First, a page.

Local Perspectives

Daniel tells us that while Time Machine works like this big data network that seeks to create a workflow: from scanning to metadata, from metadata to information available for access; it also realizes that the data has a belonging. These are information relating to specific places, people, and contexts in a time-space. From family origins and kinship networks, to maps, urban development and local art production.

Hence the importance of the Local Time Machine: local initiatives developed independently by a large network participants focused on specific locations. The data produced is later grouped in the larger interface, of course, but local effort comes first and sets an example of the power in focal actions.

Although we are talking about a distributed network it is important to understand the different nodes of this network. It is these Local Time Machines that together make up the Time Machine Organisation itself.

“One of the biggest challenges for historians and history itself today is that people search for anything on Google and tend to lose the context of that information. Data ends up being reduced to loose information. One of Time Machine’s goals is precisely to bring these local contexts to the data, get people to access the context along with the data.”

The large network formed by Time Machine is a continuously growing community. Not only for new partners and communities, but also for setting up new Local Time Machine that have their specific traits.

“This is another thing that I find interesting about the Time Machine: we are not trying to build a single story about our past, but from different perspectives from these Local Time Machine in different cities. As the photo shows, in different cities we are covering different moments of history from the available data and how they intersect as well. We start in Europe and in a next step it can extend to other parts of the globe “ — Gustavo Nogueira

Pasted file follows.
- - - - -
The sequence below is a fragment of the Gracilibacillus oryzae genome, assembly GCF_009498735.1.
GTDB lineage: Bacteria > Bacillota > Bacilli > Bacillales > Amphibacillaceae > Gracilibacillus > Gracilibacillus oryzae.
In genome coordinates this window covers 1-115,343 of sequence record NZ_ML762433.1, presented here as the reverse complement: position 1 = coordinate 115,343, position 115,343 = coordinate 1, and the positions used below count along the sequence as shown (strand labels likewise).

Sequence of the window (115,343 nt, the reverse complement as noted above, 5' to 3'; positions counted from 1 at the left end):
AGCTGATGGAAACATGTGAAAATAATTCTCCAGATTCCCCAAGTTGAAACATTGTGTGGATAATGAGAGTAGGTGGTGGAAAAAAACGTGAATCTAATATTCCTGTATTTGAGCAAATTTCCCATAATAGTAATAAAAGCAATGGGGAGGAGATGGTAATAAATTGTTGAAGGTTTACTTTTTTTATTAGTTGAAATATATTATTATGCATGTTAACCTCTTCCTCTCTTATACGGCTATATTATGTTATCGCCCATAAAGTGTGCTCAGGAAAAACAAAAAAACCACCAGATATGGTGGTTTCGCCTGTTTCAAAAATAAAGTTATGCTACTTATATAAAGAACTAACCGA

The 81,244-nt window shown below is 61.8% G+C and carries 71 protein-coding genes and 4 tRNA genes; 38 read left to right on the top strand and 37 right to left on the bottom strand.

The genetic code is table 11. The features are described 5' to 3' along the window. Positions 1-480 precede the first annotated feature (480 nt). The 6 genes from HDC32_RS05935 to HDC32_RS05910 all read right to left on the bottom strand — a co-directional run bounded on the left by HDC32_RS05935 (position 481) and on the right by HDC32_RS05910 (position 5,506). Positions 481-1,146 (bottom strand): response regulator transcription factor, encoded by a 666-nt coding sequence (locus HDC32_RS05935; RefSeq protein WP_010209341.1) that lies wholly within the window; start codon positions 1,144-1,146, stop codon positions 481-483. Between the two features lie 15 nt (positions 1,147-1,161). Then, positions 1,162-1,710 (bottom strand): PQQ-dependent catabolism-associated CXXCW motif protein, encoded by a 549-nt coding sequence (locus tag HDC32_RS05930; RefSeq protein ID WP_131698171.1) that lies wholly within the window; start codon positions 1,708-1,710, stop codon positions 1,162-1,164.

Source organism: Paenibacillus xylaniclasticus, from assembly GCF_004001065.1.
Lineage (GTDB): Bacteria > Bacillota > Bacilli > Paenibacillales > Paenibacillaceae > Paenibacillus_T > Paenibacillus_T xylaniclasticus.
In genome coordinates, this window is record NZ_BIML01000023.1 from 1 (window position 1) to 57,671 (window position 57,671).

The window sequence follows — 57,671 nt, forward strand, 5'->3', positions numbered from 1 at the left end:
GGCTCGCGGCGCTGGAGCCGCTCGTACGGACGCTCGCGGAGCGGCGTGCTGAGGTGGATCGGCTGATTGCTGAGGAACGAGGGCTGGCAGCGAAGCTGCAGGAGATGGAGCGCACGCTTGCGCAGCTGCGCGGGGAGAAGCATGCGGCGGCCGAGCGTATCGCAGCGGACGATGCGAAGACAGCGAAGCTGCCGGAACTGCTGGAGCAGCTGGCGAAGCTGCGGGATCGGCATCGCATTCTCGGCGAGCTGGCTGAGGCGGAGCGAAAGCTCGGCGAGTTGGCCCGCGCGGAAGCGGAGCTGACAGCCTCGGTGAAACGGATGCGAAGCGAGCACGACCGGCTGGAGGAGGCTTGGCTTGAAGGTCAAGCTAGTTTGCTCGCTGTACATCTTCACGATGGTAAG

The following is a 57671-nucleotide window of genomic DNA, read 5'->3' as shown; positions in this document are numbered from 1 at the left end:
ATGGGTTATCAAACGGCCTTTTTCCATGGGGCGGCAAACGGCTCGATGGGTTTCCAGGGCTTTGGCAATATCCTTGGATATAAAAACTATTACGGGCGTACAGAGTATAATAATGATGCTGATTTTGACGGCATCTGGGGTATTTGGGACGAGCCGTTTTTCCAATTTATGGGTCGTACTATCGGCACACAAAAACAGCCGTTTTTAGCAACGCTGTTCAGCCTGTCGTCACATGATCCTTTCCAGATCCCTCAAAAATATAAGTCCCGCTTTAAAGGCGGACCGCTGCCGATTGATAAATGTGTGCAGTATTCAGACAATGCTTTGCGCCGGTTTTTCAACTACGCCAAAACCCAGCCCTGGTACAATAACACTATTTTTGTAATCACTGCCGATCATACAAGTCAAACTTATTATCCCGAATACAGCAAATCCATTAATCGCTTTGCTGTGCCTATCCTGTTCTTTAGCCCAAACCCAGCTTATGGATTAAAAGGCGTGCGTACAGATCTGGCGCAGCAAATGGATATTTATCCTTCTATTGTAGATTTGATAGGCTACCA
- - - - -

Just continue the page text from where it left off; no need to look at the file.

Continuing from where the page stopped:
See at the end of the text the Local Time Machine websites.

Interconnecting

As Daniel pointed out, one of the great challenges of the present is the excess of data and information that comes to us, mainly via the Internet, and of which we cannot have the whole picture. This makes it difficult for us to gain a better view of the issues of the present, our knowledge of the past and, at the same time, the construction of the future.

More information does not necessarily mean greater knowledge. Nor does it mean that we are learning more from the amount of information that comes to us. Our difficulty here is in interconnection. How we can connect this data with access to others and be able to contextualize it.

The Time Machine Organisation’s role is also to provide tools to make this data known. Not only digitized and preserved, but also standardization, access and translation into knowledge.

In this meeting we understood better the efforts needed to implement a project to compile cultural heritage in large proportions. Confluence of interests, information and technology sharing, community building, interconnection, focus on local perspectives, and the importance of data humanization were some of the elements raised here and essential for moving such a large network forward. It’s important to take into account that infrastructure is built not only based on the latest technological innovations, but also considering human resources and having them as a major goal.

Learn more about the Local Time Machines:

Venice:

Amsterdam:

Antwerp:

Budapest:

Vienna:

Utrecht:

Naples:

Ghent/Bruges:

Broumov:

As part of a partnership between TORUS and Time Machine Organization, and seeking to broaden access to Time Machine Conference 2019 learnings, we are holding a live online meeting with the keynote speakers who are part of the conference schedule. Meetings will be in English and you can access them by registering here:

Register here for free for the conference’s last online warm-up session. The next session is on October 3rd.

by Victor Hugo Barreto
contributions and translation by
Rodrigo Turra
edition by
Gustavo Nogueira (Gust)

Torus Time Lab

torustimelab.com